Eligibility criteria included: histologically or cytologically confirmed recurrent or metastatic gastric adenocarcinoma; adenocarcinoma of the gastroesophageal junction was considered eligible if the majority of the tumor bulk is below the junction; age over 18 years; Eastern Cooperative Oncology Group (ECOG) performance status ≤ 2; measurable disease, defined as at least one lesion that can be accurately measured in at least one dimension (longest diameter to be recorded) as > 20 mm with conventional techniques or as > 10 mm with spiral computed tomography (CT) scan; no prior chemotherapy for recurrent or metastatic disease (adjuvant or neoadjuvant chemotherapy was allowed provided that relapse occurred > 6 months from the treatment); life expectancy of greater than 3 months; absolute neutrophil count (ANC) ≥ 1.5 × 109/l, platelets ≥ 100 × 109/l, total bilirubin ≤ 1.5 ×  institutional upperlimit of normal (UNL), aspartate/alanine transaminase ≤ 2.5 ×  institutional UNL for patients without liver metastasis or ≤ 5 ×  institutional UNL for patients with liver metastasis, alkaline phosphatase ≤ 5 ×  institutional UNL, creatinine ≤ 1.5 ×  institutional UNL; no previous or current malignancies at other sites for the previous 5 years from registration of this study, with the exception of adequately treated in situ carcinoma of the cervix uteri and basal or squamous cell carcinoma of the skin; ability to understand and the willingness to sign a written informed consent document.

Patients were excluded if they had radiotherapy within 4 weeks prior to entering the study; known brain metastases; history of allergic reactions attributed to compounds of similar chemical or biologic composition to irofulven; uncontrolled intercurrent illness; on-going pregnancy or breastfeeding.

The institutional ethics committees of each participating center approved the study. The drug was supplied by the National Cancer Institute, Division of Cancer Treatment and Diagnosis (Bethesda, MD, USA).

Pre-treatment evaluation

Within 7 days of entry into the study, all patients underwent a complete medical history and physical examination, including a full neurological evaluation, assessment of ECOG PS, a complete blood count and blood chemistry profile. Within 28 days before the initiation of therapy, an electrocardiogram and a CT scan of the chest and upper abdomen or other disease sites were performed.

Treatment plan

Treatment was administered on an outpatient basis. Irofulven 0.45 mg/kg (up to a maximum of 50 mg) in 100 ml 5% dextrose USP, given as a 30-min infusion via central venous access device or peripherally inserted central catheter, on days 1 and 8, every 3 weeks. All patients received standard anti-emetic regimen consisted of intravenous dexamethasone and a 5-HT3 antagonist. A complete blood count was performed weekly during treatment. Before each subsequent cycle, patients had a clinical history and physical examination, toxicity assessment, complete blood count and biochemical profile assessment.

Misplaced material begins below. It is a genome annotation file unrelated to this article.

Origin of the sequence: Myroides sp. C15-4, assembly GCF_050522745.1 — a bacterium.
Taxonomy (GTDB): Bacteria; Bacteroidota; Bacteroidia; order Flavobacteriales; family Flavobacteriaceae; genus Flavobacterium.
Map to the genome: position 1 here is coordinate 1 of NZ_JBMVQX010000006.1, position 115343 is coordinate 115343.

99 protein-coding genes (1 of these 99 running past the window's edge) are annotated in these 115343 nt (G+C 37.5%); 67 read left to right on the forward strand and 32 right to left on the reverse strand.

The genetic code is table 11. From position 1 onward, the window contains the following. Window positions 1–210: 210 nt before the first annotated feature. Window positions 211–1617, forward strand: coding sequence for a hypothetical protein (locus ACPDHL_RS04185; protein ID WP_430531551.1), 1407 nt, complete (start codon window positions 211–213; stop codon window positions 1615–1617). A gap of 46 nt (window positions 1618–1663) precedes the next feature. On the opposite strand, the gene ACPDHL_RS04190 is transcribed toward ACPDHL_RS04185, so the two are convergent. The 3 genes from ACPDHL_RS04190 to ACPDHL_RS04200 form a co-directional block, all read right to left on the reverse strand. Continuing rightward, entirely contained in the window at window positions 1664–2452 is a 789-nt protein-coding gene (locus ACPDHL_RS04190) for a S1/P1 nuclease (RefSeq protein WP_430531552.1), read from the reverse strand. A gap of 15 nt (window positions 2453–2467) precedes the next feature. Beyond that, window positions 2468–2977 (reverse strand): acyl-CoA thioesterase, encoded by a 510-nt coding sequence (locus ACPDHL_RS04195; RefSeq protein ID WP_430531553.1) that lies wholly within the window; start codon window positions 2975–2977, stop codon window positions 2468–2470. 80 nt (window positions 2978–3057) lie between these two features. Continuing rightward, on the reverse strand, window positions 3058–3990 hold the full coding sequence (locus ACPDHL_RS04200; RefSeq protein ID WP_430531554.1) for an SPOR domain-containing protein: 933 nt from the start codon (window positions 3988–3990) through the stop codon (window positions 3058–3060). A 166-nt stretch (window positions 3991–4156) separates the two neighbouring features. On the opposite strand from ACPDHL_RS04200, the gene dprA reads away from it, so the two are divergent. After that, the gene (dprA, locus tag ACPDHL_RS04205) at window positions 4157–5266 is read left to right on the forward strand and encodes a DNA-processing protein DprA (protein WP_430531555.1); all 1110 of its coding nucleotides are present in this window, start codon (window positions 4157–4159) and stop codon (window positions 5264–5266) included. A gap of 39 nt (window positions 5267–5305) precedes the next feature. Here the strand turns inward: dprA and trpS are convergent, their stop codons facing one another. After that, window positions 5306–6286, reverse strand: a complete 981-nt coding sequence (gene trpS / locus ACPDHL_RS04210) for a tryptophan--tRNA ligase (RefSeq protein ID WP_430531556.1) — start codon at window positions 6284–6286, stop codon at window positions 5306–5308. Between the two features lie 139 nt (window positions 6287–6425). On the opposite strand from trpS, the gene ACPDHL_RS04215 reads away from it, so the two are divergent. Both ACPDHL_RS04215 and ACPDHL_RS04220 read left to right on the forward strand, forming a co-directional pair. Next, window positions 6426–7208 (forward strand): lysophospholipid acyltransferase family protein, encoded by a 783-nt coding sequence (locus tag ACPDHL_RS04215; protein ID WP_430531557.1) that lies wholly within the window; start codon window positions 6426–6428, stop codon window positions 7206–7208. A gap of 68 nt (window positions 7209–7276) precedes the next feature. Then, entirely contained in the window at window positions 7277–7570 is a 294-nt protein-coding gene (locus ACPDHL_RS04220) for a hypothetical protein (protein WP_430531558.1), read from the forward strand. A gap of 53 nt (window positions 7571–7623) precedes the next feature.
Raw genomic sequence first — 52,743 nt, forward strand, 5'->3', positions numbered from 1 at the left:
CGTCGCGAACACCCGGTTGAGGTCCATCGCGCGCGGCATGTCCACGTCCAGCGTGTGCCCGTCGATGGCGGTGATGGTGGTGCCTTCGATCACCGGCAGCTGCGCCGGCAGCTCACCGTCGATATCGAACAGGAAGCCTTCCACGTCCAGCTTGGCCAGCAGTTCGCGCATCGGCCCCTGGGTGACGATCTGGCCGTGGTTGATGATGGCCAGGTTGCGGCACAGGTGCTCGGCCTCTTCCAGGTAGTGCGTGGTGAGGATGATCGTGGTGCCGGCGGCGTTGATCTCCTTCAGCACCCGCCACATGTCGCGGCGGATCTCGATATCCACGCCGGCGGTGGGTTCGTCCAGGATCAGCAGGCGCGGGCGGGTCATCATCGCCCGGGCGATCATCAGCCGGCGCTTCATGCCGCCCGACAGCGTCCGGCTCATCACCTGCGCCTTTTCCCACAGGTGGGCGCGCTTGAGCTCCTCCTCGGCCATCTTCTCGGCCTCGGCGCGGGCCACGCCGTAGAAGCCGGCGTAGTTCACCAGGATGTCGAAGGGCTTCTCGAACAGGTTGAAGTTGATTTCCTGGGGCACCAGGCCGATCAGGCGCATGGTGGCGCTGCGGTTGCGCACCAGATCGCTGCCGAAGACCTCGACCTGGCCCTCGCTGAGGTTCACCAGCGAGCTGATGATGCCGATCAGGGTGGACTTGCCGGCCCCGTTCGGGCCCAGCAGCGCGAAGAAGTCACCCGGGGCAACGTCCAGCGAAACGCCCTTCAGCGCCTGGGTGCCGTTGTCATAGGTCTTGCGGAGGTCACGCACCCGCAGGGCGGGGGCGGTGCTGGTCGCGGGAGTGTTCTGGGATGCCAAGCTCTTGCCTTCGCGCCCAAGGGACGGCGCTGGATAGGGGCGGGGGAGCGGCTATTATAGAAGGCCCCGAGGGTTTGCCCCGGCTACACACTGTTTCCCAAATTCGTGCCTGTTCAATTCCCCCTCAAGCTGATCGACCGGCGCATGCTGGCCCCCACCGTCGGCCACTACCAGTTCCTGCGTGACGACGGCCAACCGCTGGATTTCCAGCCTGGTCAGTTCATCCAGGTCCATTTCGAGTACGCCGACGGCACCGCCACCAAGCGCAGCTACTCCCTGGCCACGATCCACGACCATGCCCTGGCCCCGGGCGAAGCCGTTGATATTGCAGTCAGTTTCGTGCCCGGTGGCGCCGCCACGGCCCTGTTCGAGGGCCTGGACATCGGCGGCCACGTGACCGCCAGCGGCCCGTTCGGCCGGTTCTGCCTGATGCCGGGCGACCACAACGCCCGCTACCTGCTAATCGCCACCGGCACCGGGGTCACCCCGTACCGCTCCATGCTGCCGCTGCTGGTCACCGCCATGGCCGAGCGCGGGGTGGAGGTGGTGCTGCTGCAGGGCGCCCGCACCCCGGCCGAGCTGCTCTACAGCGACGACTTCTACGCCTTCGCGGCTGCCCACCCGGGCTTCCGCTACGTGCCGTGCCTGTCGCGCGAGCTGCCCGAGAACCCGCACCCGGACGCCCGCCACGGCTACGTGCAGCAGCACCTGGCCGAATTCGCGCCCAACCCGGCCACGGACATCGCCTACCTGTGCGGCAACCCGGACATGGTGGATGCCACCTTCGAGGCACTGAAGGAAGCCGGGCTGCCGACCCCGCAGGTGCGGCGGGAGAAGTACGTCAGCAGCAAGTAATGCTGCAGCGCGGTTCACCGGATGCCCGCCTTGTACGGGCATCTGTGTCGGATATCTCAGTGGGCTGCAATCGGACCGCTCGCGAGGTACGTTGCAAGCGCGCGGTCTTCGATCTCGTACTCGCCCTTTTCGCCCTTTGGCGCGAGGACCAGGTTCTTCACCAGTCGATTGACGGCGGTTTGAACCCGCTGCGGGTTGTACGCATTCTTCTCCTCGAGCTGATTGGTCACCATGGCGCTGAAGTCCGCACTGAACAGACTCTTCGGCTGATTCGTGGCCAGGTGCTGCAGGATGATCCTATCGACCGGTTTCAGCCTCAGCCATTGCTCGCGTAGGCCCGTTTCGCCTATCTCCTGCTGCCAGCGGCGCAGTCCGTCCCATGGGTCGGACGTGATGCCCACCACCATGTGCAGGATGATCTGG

Treatment was delayed if, on the scheduled day of drug administration, the ANC was < 1.5 × 109/l or platelet count was < 100 × 109/ml, and was resumed when these minimal levels were reached. Treatment was also delayed for grade 2 or 3 mucositis, dysphagia, and/or diarrhea, and was resumed when these toxicities abated. The planned dose of irofulven on day 1 of the subsequent cycle was reduced by 20% if any of the following events occurred at any time during the preceding cycle: platelets < 25 × 109/l or < 50 × 109/l associated with bleeding, ANC < 0.5 × 109/l for 7 or more days, or < 1.0 × 109/l associated with fever of > 38.5°C or infection; any non-hematologic toxicity of National Cancer Institute Common Toxicity Criteria (version 2) grade 3 or 4 with the exception of nausea, vomiting, and alopecia. The day 8 dose of irofulven was reduced by 25% if ANC was 1.0–1.49 × 109/l or if platelet was 50–99 × 109/l; the day 8 dose would be omitted if ANC < 1.0 × 109/l; platelets < 50 × 109/l, if the patient has fever, infection, or bleeding, or any non-hematological toxicity of grade 3 or 4 with the exception of nausea, vomiting, and alopecia. Patients with mild and acceptable toxicity with full hematological recovery maintained the same irofulven dose during the course of treatment.